Residents in the Washington region have for years experienced life in ways that differ drastically depending on what racial group they belong to, according to a study released this past week by researchers from American University.

The report — which zeroes in on facets of daily life, such as shopping, talking with neighbors, sending kids to after-school programs, dealing with government agencies or encountering police — captures how even the most mundane parts of life can be shaped by racism and inequity, said Michael Bader, associate director of AU’s Metropolitan Policy Center, which oversaw the study.

White residents reported high rates of satisfaction with their neighborhoods, schools and government institutions. They felt supported and catered to by local businesses and nonprofits, the report said. They largely don’t fear interactions with the police, as 13 percent said it impacts them on a daily basis.

But more than half of black residents who responded said they fear interactions with police.

Black residents are more likely to be dissatisfied with schools and government agencies, even in areas where they are a plurality or majority, such as the District and Prince George’s County, the study found.

“I’m hoping that people — especially white people — take it seriously and see how much race affects the simplest things in our lives,” Bader said. “When we think about racial disparities, it’s often this intractable problem — it’s this giant issue that seems impossible to tackle and change society for the better. But this helps us look at things we can actually accomplish to make daily life a little better and a little more equal.”

To compare the sentiments of a diverse cross-section of residents, researchers based their findings on responses to a separate study the AU department conducts annually. That 2018 report polled people from 1,061 households across the Washington region about their neighborhoods, nearby businesses, government institutions and dealings with nonprofits.

The study does not take into account recent events, including the coronavirus pandemic that has devastated black and Latino neighborhoods in the region nor anger over the death of George Floyd, a black man who died in police custody after a Minneapolis police officer pressed his knee into Floyd’s neck as Floyd repeatedly said, “I can’t breathe.”

More than 60 percent of white residents who responded to the survey reported seeing disparities in the way police treat people from different backgrounds: 63 percent of white respondents said police treated wealthy residents better than poor residents, 60 percent said officers treated white residents better than black residents, and 61 percent said police treated white residents better than Latinos.

Among black residents, those numbers were higher: More than 80 percent reported police bias across all three categories.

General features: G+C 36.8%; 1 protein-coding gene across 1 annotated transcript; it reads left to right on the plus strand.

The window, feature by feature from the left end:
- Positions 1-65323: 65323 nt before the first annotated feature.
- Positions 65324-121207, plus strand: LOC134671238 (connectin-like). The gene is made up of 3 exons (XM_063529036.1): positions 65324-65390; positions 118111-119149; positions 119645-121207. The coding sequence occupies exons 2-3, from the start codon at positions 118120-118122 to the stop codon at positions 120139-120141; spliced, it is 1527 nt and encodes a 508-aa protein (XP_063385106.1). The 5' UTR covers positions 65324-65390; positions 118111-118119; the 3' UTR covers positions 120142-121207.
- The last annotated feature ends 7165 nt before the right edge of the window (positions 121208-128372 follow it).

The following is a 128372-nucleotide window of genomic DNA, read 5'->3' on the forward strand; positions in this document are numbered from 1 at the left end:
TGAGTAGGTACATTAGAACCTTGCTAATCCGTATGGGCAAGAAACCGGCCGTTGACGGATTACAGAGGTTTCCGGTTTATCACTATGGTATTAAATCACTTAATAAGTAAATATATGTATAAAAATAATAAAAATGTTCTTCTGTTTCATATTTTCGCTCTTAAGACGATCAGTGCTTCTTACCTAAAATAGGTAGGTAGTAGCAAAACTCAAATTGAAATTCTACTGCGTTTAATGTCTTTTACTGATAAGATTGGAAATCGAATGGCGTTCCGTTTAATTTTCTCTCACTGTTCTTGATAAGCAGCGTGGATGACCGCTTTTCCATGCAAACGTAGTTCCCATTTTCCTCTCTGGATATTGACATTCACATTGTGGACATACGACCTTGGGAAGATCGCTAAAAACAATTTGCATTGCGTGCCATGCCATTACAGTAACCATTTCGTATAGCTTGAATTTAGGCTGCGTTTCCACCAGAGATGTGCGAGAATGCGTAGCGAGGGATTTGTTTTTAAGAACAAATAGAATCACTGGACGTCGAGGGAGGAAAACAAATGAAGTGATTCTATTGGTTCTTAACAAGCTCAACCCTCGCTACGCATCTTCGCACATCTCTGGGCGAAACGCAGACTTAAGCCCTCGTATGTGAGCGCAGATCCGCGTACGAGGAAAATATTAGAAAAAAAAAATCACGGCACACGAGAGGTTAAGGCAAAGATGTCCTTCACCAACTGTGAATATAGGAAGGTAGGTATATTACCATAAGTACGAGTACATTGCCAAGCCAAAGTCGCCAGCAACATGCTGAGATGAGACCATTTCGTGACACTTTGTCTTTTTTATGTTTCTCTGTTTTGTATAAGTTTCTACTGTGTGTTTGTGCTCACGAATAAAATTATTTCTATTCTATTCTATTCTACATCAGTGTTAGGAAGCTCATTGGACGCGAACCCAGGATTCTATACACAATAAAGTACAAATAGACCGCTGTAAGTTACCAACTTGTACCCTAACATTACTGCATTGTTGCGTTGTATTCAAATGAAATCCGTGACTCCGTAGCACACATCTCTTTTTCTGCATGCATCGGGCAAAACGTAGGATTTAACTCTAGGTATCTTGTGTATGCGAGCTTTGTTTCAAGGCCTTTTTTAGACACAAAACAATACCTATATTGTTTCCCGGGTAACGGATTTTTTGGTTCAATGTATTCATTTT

“I think for lots of white folks this question of police bias is more of an intellectual question, but for black and Latino folks, it’s not intellectual — it’s very real and visceral,” Bader said. “I think that white folks in this region understand that something is wrong. They understand that police treat black and Latino folks differently than they treat white folks, but they don’t have the same visceral reaction to it. And they don’t always know what to do about it.”

The biggest takeaway — and most surprising finding — from the survey, Bader said, was the rate at which white residents in the Washington area remain unaffected by issues and concerns that vex those from other racial groups.

“The profound racial differences demonstrate the urgency for racial equity policies,” the study notes. “The results also demonstrate the need for multi-sector solutions that involve not only local governments, but the business, nonprofit, philanthropic and academic communities as well.”

Researchers recommended possible avenues to address the issues: Business associations, the authors wrote, should research why certain residents feel ignored or excluded by local businesses and nonprofits. Government agencies, they added, should establish “racial equity impact assessments” to evaluate how new programs and departments affect different racial groups.

Meanwhile, police departments, researchers said, should institute further training to address inequities and prioritize racial equity training and relationship building between police and communities of color.

“If we really make an effort to address the underlying disparities that this report shows, that existed even after a historic economic run, with almost full employment and unprecedented prosperity, it really points to how much those disparities matter,” Bader said. “I think there’s an opportunity right now because things are all up in the air and so much of our lives has changed, that we as a society can think of change in ways we weren’t able to before.”

The Metropolitan Policy Center, which uses its findings to advise policymakers, think tanks, nonprofits and community organizations, is seeking funding to conduct another study exploring how metrics have changed during the pandemic.